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My system is Debian Wheezy. I have noticed that when I run apt-get, additionally to /var/log/apt/history.log another log file gets created /var/log/apt/term.log. It seems to me that term.log contains the output that was sent to the terminal.

What sense does it make to log this? Is there a way to disable it? I don't want to log useless information.

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If you need to figure out what happened during the installation of a package, the information is there.

This file is unlikely to contain any information that would affect your privacy. Maybe some edge cases such as which mirror you downloaded a few files from, which could reveal your broad geographical location. But other system logs have far more detailed information, so this is irrelevant unless you've done a lot of scrubbing already (in which case, just include this file in your scrubbing).

The size of the file is insignificant by today's standards (and even by yesterday's).

The location of the file is determined by the APT settings Dir::Log (default: /var/log/apt) and Dir::Log::Terminal (default: term.log). If you set this option to an empty string in /etc/apt/apt.conf (Dir::Log::Terminal ""), the log file won't be created. But again, that's pointless.

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  • What do you mean by the size of the file is insignificant? I'm having disk space problems in my PC and this file is 5.9 Gb... – Juan Feb 9 '17 at 15:12
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    @Juan By default the file is rotated every week, that's what prevents it from growing. Did you turn off log rotation? Even so, on stable, I get about 100kB on a busy week with lots of updates, 5.9GB sounds like you've been running unstable for years and never rotated the log. – Gilles 'SO- stop being evil' Feb 9 '17 at 15:33
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What sense does it make to log this? (...) I don't want to log useless information.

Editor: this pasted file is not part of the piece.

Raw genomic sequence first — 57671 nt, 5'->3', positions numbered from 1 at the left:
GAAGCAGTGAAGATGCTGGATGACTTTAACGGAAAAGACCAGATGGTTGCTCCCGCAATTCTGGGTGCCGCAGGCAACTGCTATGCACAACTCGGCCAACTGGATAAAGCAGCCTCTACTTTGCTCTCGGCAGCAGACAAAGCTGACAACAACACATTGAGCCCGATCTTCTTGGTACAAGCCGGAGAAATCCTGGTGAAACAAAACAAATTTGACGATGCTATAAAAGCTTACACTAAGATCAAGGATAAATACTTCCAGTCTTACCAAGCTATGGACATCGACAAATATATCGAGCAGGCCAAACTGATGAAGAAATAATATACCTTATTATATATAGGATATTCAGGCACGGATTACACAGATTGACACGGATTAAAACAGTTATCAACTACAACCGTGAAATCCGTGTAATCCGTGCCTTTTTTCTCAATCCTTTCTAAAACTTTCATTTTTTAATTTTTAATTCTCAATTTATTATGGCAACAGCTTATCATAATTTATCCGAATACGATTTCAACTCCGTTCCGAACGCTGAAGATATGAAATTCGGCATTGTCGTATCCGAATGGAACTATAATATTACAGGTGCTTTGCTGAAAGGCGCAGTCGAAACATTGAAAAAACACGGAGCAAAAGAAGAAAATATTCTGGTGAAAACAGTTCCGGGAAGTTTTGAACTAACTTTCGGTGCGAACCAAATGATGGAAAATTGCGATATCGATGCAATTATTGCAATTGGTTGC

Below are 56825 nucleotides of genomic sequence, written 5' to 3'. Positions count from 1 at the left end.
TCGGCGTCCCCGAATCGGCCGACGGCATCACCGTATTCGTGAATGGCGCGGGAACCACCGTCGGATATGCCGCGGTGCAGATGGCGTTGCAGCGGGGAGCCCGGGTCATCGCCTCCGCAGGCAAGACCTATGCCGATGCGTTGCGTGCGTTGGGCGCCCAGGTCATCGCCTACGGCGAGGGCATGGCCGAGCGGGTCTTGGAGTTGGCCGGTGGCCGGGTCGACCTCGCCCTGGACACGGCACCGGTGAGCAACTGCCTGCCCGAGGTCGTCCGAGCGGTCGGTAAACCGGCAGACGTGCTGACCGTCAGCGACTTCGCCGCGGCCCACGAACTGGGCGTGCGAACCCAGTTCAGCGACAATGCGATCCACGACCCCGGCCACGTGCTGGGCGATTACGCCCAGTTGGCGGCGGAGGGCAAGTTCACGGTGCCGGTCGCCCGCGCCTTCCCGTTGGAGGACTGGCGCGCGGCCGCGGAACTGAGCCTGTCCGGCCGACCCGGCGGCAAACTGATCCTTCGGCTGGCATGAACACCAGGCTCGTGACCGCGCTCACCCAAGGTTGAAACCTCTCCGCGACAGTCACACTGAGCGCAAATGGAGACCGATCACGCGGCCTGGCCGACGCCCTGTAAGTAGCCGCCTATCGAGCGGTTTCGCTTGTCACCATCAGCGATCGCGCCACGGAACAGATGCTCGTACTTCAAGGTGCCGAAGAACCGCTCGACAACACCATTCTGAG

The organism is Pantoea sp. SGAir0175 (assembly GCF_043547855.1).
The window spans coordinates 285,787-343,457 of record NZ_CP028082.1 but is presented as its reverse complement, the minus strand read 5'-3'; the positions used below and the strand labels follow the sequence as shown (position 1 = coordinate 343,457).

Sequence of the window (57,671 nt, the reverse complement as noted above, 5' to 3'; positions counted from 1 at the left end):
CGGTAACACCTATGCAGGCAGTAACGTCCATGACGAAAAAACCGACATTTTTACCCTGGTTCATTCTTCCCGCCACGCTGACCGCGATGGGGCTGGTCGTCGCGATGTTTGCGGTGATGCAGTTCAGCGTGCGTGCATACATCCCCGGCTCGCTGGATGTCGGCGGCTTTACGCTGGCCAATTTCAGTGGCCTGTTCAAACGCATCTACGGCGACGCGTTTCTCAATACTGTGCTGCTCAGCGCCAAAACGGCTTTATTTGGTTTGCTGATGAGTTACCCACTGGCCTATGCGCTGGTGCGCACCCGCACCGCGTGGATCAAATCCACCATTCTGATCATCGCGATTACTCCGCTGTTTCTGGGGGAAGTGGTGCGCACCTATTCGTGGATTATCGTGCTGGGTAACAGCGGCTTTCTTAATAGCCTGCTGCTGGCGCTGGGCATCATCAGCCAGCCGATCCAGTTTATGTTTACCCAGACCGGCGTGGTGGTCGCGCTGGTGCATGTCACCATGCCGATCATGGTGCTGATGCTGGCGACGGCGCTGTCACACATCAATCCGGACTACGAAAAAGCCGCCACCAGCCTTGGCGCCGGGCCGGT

When there's a problem, or you don't remember what you did, you will hope that everything gets logged. ;)

Is there a way to disable it?

There's only a way I can think of. Disable logrotate for the logfile, and create a symbolic link to /dev/null. The manual doesn't include any other option.

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Please do not use symbolic links to /dev/null. Edit the main apt config file (/etc/apt/apt.conf) as explained by Gilles if you really do not wish to have any package history.

Note that /etc/apt/apt.conf may not yet exist on your system. In this case, the apt package executables use built-in defaults. So, you would have to create the file from scratch as part of the edits described by Gilles.

However, even doing this correctly is highly discouraged for recovery reasons:

  • System crash or lost power (E.g. thunderstorm) during apt-get. What package(s) are potentially damaged?
  • System or application behavior is no longer useful or acceptable. What was recently installed? I might need to remove some of them.

Good luck.

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One use for this file is looking to see if any extra information was printed out during the APT run (packages will do this in post_install.sh inside the package, most likely).

For information on how to disable it, see Gilles' answer.

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